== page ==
'Idol' lessons serve songstress well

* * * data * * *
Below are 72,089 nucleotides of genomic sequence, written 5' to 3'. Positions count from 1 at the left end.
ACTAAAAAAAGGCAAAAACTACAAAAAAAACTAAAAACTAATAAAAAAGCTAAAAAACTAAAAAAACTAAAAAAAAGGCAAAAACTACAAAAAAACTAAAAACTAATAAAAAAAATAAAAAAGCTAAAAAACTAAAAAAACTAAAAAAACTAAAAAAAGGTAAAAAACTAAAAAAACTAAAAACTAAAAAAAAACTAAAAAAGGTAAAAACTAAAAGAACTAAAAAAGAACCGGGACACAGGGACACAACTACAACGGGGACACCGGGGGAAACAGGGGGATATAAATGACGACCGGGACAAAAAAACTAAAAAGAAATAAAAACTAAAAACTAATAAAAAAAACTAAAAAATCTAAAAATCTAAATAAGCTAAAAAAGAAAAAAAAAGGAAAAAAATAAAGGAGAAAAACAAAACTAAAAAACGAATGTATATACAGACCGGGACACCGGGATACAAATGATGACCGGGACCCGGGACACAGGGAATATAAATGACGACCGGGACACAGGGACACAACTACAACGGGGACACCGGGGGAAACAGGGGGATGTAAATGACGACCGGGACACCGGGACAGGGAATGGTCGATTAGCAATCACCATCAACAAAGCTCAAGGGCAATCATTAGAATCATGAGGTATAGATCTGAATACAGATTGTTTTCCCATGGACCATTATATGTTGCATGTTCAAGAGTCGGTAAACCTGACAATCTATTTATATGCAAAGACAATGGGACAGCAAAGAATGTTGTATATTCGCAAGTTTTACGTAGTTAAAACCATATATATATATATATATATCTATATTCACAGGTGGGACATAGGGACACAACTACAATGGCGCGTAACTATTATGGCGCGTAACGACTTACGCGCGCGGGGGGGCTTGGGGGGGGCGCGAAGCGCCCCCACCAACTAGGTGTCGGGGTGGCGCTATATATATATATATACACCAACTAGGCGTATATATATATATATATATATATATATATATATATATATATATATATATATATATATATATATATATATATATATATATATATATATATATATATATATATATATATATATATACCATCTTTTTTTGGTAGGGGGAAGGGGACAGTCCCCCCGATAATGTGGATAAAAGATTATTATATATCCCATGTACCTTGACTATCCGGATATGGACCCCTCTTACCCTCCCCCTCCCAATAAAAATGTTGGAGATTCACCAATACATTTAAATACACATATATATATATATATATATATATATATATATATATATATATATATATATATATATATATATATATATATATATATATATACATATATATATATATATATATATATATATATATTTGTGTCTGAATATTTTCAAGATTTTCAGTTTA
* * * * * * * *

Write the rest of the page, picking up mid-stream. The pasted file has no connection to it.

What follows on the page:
Winning a music pageant may be a great way to launch your singing career, but as Jordin Sparks understands, the hard part begins once you leave the “American Idol” set.“On ‘Idol’ you have to be prepared every week and understand that people are watching and judging you,” Sparks says. “I carry those lessons (with me) every day.” She hustled out a self-titled first album just four weeks after becoming the youngest “Idol” winner (she was 17 at the time), selling 1.6 million copies worldwide and snagging both a Grammy nod and an American Music Award in the adult contempo category. Then she identified top producers she wanted to work with and spent four months preparing her soph album. “Battlefield” debuted in July, earning praise for tracks showcasing the dramatic R&B-pop range that made Sparks a fave on “Idol.” Two of the singles — the title track and Sparks’ Shannon cover “S.O.S. (Let the Music Play)” — made the Billboard top 10. She allied herself with other hot acts on stage, opening for the Jonas Brothers in May and Britney Spears in August — a smart way to reach her tween-plus demo head-on (though having Kevin Jonas, as her handler can’t hurt). Impact: “American Idol’s” youngest winner–and busy concert giver–had a second hit album this summer. Next: Performing on the Jingle Ball Tour this month. Causes: Member of the President’s Council on Service and Civic Participation. Her upcoming third annual Super Bowl charity concert benefits M.A.D. (Making a Difference)
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